Thursday, May 01, 2014

Horses and boys

I'm a little tired of surgery, so let's talk about something else, shall we? We've all been passing around a cold for the past couple of weeks and yesterday it was A.'s turn. She was feeling pretty rotten... rotten enough that she didn't feel as though she wanted to take her riding lesson. (Now you know exactly how rotten she was feeling.) Well, the stable has a 24 hour cancellation policy and the last thing I wanted to do was to pay for a lesson no one was going to take. I had a plan.

TM has been coming and sitting through the girls' riding lessons for the past year for various reasons. He started out announcing he didn't like horses (or the smell) at all and gradually it all began to grow on him, though he had never been on a horse. Every so often he would express interest, but there wasn't much I could do about it. I thought this would be the perfect chance to let him try out riding. When I asked, his first reaction was to tell me he absolutely didn't want to ride. I pushed a little, but he was vehement. Inwardly sighing, I then asked D. if he wanted to ride. And he said no! (Really? I'm offering you two a chance to ride and you're turning it down? Really?) So I shrugged my shoulders, announced my bafflement and told HG, who was standing there and just as baffled as I, that I would take the lesson. Happily.

Well, at that moment, TM had a change of heart. (This is not unusual and I was wondering if it would happen.) He thought maybe he would take the lesson. But what it he didn't like it? What if he fell off? Did he have to finish the lesson if he didn't like it? Would he like it? What if he didn't like it? My heart just breaks for the level of anxiety that he lives with. It often stops him from trying things and having a good time. I called and let the stable know about the change of plans, but wasn't entirely sure he would be able to follow through.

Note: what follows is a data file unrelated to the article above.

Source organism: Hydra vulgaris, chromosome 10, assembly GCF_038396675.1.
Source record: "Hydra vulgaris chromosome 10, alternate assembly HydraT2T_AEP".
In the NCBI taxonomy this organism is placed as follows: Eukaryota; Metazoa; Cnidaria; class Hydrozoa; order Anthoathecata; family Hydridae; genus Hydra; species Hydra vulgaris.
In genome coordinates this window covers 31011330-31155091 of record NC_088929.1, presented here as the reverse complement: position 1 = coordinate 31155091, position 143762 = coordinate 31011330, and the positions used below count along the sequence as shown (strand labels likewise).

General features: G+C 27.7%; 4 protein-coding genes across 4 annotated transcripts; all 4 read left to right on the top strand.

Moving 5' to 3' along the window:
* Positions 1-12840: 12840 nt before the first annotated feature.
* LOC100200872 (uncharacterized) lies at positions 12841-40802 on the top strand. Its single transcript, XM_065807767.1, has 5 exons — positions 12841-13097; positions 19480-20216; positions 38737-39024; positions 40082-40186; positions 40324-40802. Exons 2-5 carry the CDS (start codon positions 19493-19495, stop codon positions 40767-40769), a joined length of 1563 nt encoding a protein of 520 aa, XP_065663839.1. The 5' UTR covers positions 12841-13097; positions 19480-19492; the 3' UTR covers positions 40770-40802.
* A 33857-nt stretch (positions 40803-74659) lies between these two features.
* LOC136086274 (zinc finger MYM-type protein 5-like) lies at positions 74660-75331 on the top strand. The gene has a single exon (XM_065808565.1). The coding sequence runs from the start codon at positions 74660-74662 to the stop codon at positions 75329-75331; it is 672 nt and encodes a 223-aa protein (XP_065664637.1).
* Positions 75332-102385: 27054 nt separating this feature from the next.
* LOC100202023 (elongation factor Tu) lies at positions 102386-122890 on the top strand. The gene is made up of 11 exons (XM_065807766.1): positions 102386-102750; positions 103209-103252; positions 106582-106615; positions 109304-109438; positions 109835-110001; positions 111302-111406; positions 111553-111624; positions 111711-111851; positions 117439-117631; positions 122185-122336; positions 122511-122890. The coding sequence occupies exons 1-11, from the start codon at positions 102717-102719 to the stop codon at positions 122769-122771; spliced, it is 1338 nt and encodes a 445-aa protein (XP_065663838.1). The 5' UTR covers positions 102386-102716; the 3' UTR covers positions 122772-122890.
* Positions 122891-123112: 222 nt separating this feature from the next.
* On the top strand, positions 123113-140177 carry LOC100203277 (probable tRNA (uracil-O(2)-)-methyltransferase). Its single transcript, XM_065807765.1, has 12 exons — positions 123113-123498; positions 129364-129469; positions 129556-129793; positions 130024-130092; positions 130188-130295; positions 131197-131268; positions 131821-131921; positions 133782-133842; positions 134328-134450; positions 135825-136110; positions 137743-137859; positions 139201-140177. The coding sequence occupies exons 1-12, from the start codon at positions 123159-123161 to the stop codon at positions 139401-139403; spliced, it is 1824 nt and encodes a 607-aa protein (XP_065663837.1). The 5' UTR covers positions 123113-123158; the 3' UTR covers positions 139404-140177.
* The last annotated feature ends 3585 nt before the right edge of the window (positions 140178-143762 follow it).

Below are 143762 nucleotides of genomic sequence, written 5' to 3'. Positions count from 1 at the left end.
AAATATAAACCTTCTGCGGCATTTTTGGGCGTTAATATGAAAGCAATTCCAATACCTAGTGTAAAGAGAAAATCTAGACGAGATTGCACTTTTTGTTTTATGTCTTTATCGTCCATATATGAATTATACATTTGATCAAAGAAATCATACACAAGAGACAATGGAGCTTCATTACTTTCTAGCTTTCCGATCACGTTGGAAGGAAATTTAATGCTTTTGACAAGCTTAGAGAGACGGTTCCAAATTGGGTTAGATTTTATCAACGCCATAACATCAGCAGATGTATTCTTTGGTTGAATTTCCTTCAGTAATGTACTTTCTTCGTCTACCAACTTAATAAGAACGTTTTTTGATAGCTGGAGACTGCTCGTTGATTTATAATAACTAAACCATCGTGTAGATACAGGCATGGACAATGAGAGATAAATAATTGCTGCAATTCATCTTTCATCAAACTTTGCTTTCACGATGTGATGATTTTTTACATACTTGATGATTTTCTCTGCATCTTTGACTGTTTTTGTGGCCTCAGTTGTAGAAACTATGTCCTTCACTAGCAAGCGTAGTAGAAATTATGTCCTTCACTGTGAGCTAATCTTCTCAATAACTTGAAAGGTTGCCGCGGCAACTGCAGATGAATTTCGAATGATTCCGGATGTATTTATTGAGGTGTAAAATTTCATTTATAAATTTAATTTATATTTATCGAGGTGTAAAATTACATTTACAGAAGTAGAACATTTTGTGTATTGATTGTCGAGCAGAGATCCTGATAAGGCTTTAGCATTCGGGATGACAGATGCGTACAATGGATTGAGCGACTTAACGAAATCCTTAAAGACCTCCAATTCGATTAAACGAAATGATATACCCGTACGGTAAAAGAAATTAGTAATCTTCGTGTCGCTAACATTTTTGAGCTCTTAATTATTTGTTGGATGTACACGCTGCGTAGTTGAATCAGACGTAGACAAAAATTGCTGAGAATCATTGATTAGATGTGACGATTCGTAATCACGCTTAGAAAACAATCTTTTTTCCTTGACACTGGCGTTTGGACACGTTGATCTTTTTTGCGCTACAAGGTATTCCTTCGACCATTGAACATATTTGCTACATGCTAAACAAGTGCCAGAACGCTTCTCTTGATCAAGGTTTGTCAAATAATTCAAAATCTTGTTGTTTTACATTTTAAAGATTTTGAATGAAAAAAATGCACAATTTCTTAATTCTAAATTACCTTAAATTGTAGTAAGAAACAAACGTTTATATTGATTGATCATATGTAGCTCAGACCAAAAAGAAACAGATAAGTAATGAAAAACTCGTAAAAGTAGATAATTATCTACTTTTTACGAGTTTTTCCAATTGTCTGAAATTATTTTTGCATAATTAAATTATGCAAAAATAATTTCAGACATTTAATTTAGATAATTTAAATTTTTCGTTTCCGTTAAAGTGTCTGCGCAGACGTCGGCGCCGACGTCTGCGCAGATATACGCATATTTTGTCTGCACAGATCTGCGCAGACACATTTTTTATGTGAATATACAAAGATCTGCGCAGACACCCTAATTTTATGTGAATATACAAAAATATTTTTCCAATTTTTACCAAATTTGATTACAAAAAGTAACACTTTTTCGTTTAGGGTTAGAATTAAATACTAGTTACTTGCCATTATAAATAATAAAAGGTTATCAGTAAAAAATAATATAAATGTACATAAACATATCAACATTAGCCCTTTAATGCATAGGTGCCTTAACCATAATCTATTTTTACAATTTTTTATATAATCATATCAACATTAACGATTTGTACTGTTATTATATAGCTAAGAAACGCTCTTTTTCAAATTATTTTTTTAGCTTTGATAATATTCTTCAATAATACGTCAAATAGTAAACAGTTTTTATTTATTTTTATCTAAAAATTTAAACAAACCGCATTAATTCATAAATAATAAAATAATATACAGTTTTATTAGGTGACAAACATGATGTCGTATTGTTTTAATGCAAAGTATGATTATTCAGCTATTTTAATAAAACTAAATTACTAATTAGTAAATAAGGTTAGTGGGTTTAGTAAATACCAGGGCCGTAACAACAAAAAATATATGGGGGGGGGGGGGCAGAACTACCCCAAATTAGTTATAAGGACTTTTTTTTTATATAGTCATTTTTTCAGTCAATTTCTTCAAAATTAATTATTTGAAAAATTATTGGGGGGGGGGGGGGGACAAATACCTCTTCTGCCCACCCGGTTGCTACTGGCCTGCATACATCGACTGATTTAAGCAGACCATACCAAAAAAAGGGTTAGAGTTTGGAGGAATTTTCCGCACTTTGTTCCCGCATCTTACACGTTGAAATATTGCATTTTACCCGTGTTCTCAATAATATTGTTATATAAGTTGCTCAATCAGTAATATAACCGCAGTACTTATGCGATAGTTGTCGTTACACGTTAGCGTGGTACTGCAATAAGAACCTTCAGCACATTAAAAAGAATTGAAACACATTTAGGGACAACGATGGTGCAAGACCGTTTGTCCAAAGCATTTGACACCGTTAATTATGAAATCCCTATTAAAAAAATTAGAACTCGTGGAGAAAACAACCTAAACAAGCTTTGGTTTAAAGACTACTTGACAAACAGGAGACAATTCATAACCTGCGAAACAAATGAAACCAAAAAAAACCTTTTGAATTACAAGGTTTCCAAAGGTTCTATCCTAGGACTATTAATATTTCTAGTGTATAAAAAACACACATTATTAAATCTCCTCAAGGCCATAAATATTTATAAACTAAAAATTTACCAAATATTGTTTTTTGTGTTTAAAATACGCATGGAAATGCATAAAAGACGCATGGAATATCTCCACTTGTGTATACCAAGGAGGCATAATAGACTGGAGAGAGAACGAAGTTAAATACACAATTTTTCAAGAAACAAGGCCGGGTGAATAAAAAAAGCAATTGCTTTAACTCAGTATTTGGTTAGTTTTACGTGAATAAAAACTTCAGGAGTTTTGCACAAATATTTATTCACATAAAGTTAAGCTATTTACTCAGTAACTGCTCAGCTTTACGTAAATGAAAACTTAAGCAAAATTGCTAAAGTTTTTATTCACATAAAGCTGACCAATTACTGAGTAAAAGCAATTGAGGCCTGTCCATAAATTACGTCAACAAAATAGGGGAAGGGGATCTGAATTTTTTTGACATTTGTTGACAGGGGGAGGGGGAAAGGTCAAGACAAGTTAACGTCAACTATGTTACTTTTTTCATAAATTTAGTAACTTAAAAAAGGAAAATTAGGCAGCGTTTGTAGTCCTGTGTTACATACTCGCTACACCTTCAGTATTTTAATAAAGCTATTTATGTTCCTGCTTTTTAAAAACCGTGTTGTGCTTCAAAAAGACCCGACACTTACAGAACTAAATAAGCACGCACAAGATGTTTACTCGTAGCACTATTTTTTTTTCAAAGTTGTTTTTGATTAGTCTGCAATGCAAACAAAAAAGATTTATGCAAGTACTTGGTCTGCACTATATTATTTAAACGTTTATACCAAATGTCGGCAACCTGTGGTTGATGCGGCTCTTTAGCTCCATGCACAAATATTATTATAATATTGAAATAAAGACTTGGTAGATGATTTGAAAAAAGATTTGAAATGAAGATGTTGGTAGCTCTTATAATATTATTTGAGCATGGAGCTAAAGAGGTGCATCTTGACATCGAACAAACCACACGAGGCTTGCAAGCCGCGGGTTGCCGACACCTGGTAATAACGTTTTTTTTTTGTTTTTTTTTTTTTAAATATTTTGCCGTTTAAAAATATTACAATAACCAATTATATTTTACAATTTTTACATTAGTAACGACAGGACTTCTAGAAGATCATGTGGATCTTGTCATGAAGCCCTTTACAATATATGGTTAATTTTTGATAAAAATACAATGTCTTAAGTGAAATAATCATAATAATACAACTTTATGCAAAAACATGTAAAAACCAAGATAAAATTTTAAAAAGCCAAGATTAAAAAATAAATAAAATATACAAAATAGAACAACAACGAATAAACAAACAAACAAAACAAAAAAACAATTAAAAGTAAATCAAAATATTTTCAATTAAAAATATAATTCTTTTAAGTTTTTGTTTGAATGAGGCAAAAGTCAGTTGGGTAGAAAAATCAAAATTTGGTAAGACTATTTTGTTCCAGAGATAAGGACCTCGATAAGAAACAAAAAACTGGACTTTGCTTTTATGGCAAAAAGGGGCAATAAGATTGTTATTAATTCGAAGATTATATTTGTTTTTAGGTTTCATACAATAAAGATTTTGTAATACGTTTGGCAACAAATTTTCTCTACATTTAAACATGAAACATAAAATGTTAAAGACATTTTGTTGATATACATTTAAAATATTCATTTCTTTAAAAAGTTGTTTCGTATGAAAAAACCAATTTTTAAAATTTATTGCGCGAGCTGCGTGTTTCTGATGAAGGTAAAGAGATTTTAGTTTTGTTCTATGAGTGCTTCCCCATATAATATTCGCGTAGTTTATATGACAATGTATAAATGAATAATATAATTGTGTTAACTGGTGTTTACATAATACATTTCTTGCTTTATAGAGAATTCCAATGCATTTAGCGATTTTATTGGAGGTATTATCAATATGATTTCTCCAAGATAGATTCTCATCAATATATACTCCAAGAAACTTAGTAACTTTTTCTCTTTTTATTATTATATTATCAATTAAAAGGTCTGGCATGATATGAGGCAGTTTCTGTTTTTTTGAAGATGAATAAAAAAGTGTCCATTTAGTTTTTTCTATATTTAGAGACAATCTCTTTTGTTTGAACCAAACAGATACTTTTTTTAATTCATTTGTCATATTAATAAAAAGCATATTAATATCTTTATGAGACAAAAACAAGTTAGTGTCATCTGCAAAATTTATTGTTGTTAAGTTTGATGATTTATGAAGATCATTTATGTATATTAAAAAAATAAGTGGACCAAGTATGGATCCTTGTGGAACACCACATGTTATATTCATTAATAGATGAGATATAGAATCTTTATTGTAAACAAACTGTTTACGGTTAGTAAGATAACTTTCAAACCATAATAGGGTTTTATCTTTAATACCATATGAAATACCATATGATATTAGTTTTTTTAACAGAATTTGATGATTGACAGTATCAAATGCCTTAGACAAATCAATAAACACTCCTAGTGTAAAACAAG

To make the story short(er), TM did take the lesson. He did ride the whole time. He did not fall off. He actually did very well and loved every single minute of it. I'm pretty sure that his feelings of success were not solely based on how he rode but also on the fact he actually tried it despite his anxiety. I was pretty proud of him and I hope you get a sense of how big this accomplishment was for him.

I wish I could put him (and several other of my children) on horses every week. I am totally convinced that it is one of the greatest therapeutic resources out there, yet it is often out of most people's reach. And that's not just because I am a wee bit horse-crazy myself. There are a couple of reasons for this. First of all, the very nature of riding requires cross-brain patterning... meaning that because of the side-to-side movement it forces the brain to communicate between both side the entire time one is riding. Often children who have difficulties have brains that are not good at this type of communication. Next, there is the whole animal part of it. I think most people are aware of the therapeutic nature of animals and being exposed to sweet yet giant ones on a regular basis is just good for a person. Finally, it gives a child a sense of skill and accomplishment. Learning to gently control such a large animal is no small feat.

But here is where I'm really going. Where are the boys?!? I hate the fact that horses and riding has become such a 'girl-thing'. This seems to be a shift just in the last 40 or 50 years. It used to be boys and horses went together just as well as girls and horses. Think of the Black Stallion or the Billy and Blaze books. I mean, have you seen Olympic level eventing (cross country)? (Oh, silly me, of course you haven't, the networks never broadcast the equestrian events.) Well, take a look at this:




Learning to ride would be great for boys (boys who often really need ways to channel their prodigious physical energy constructively) for all the reasons I stated above as well it being physically demanding. Plus, it has the added element of danger that would appeal to boys. I would love to see stables filled with equal numbers of boys and girls. Hey, a girl can dream, can't she?

1 comment:

Carla said...

I grew up on a farm with several horses and we used several of the more gentle ones for therapy work with the physically & mentally handicapped children in the area. It was wonderful to see the kids' response to the horses and even the horses' responses to the sometimes uncontrolled and painful movements of these kids. The horses knew they were carrying precious cargo and were so gentle. The therapists saw great improvement in those kids who otherwise spent the rest of their time in a wheelchair.

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